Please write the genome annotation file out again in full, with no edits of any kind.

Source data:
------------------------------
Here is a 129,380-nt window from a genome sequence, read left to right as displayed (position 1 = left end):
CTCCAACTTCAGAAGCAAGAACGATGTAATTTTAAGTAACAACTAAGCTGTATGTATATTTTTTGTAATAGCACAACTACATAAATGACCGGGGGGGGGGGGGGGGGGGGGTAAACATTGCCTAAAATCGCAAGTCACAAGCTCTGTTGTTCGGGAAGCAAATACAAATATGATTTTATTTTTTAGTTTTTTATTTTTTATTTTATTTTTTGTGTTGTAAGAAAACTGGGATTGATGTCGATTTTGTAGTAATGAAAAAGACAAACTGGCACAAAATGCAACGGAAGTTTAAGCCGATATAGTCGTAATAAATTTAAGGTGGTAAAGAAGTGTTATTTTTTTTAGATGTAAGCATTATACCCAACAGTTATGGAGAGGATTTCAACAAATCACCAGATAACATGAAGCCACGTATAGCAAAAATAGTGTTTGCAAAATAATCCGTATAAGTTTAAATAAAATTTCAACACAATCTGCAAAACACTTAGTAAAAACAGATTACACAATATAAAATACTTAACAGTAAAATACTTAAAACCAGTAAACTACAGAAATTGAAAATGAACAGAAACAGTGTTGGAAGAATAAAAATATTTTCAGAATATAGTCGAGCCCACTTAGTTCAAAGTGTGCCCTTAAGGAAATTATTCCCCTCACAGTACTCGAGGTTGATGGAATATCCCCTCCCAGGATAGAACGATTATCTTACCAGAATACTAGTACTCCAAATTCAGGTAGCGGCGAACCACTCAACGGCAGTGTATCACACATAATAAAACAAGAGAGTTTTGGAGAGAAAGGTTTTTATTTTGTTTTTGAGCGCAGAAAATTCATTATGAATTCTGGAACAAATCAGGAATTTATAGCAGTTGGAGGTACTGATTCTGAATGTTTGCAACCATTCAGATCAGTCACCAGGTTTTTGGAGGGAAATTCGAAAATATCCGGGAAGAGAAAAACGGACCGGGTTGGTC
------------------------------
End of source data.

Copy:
Here is a 129,380-nt window from a genome sequence, read left to right as displayed (position 1 = left end):
CTCCAACTTCAGAAGCAAGAACGATGTAATTTTAAGTAACAACTAAGCTGTATGTATATTTTTTGTAATAGCACAACTACATAAATGACCGGGGGGGGGGGGGGGGGGGGGTAAACATTGCCTAAAATCGCAAGTCACAAGCTCTGTTGTTCGGGAAGCAAATACAAATATGATTTTATTTTTTAGTTTTTTATTTTTTATTTTATTTTTTGTGTTGTAAGAAAACTGGGATTGATGTCGATTTTGTAGTAATGAAAAAGACAAACTGGCACAAAATGCAACGGAAGTTTAAGCCGATATAGTCGTAATAAATTTAAGGTGGTAAAGAAGTGTTATTTTTTTTAGATGTAAGCATTATACCCAACAGTTATGGAGAGGATTTCAACAAATCACCAGATAACATGAAGCCACGTATAGCAAAAATAGTGTTTGCAAAATAATCCGTATAAGTTTAAATAAAATTTCAACACAATCTGCAAAACACTTAGTAAAAACAGATTACACAATATAAAATACTTAACAGTAAAATACTTAAAACCAGTAAACTACAGAAATTGAAAATGAACAGAAACAGTGTTGGAAGAATAAAAATATTTTCAGAATATAGTCGAGCCCACTTAGTTCAAAGTGTGCCCTTAAGGAAATTATTCCCCTCACAGTACTCGAGGTTGATGGAATATCCCCTCCCAGGATAGAACGATTATCTTACCAGAATACTAGTACTCCAAATTCAGGTAGCGGCGAACCACTCAACGGCAGTGTATCACACATAATAAAACAAGAGAGTTTTGGAGAGAAAGGTTTTTATTTTGTTTTTGAGCGCAGAAAATTCATTATGAATTCTGGAACAAATCAGGAATTTATAGCAGTTGGAGGTACTGATTCTGAATGTTTGCAACCATTCAGATCAGTCACCAGGTTTTTGGAGGGAAATTCGAAAATATCCGGGAAGAGAAAAACGGACCGGGTTGGTC